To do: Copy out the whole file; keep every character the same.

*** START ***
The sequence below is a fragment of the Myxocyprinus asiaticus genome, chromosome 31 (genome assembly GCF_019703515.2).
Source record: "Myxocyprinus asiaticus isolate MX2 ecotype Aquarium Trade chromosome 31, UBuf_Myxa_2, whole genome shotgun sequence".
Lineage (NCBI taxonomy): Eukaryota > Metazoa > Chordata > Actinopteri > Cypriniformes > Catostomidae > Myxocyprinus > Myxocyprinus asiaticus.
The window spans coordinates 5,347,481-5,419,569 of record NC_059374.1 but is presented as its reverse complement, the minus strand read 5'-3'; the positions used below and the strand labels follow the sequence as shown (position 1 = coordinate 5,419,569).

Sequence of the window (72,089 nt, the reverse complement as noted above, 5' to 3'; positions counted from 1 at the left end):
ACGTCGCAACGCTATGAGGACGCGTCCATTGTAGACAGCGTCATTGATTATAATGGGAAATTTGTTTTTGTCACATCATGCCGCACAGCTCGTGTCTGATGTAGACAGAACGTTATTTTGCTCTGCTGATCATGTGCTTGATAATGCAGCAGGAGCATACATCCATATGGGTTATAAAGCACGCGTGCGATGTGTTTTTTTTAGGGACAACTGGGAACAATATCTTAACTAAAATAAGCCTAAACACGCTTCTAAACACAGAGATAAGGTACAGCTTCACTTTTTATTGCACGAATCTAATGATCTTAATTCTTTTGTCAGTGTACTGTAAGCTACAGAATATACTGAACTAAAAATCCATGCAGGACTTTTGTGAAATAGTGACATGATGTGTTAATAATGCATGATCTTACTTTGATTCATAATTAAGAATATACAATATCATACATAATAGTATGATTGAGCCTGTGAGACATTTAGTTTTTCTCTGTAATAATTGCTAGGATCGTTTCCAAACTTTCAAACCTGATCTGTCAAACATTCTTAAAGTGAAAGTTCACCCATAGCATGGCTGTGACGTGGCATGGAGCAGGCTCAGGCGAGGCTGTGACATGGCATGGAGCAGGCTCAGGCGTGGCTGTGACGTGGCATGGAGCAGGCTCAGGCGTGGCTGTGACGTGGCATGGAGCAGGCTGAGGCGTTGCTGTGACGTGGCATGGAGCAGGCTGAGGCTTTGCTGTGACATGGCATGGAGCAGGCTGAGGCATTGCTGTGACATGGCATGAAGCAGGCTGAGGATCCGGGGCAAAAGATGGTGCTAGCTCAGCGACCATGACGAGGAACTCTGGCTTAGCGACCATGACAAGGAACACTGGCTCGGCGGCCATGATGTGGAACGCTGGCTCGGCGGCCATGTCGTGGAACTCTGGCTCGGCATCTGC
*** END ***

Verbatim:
The sequence below is a fragment of the Myxocyprinus asiaticus genome, chromosome 31 (genome assembly GCF_019703515.2).
Source record: "Myxocyprinus asiaticus isolate MX2 ecotype Aquarium Trade chromosome 31, UBuf_Myxa_2, whole genome shotgun sequence".
Lineage (NCBI taxonomy): Eukaryota > Metazoa > Chordata > Actinopteri > Cypriniformes > Catostomidae > Myxocyprinus > Myxocyprinus asiaticus.
The window spans coordinates 5,347,481-5,419,569 of record NC_059374.1 but is presented as its reverse complement, the minus strand read 5'-3'; the positions used below and the strand labels follow the sequence as shown (position 1 = coordinate 5,419,569).

Sequence of the window (72,089 nt, the reverse complement as noted above, 5' to 3'; positions counted from 1 at the left end):
ACGTCGCAACGCTATGAGGACGCGTCCATTGTAGACAGCGTCATTGATTATAATGGGAAATTTGTTTTTGTCACATCATGCCGCACAGCTCGTGTCTGATGTAGACAGAACGTTATTTTGCTCTGCTGATCATGTGCTTGATAATGCAGCAGGAGCATACATCCATATGGGTTATAAAGCACGCGTGCGATGTGTTTTTTTTAGGGACAACTGGGAACAATATCTTAACTAAAATAAGCCTAAACACGCTTCTAAACACAGAGATAAGGTACAGCTTCACTTTTTATTGCACGAATCTAATGATCTTAATTCTTTTGTCAGTGTACTGTAAGCTACAGAATATACTGAACTAAAAATCCATGCAGGACTTTTGTGAAATAGTGACATGATGTGTTAATAATGCATGATCTTACTTTGATTCATAATTAAGAATATACAATATCATACATAATAGTATGATTGAGCCTGTGAGACATTTAGTTTTTCTCTGTAATAATTGCTAGGATCGTTTCCAAACTTTCAAACCTGATCTGTCAAACATTCTTAAAGTGAAAGTTCACCCATAGCATGGCTGTGACGTGGCATGGAGCAGGCTCAGGCGAGGCTGTGACATGGCATGGAGCAGGCTCAGGCGTGGCTGTGACGTGGCATGGAGCAGGCTCAGGCGTGGCTGTGACGTGGCATGGAGCAGGCTGAGGCGTTGCTGTGACGTGGCATGGAGCAGGCTGAGGCTTTGCTGTGACATGGCATGGAGCAGGCTGAGGCATTGCTGTGACATGGCATGAAGCAGGCTGAGGATCCGGGGCAAAAGATGGTGCTAGCTCAGCGACCATGACGAGGAACTCTGGCTTAGCGACCATGACAAGGAACACTGGCTCGGCGGCCATGATGTGGAACGCTGGCTCGGCGGCCATGTCGTGGAACTCTGGCTCGGCATCTGC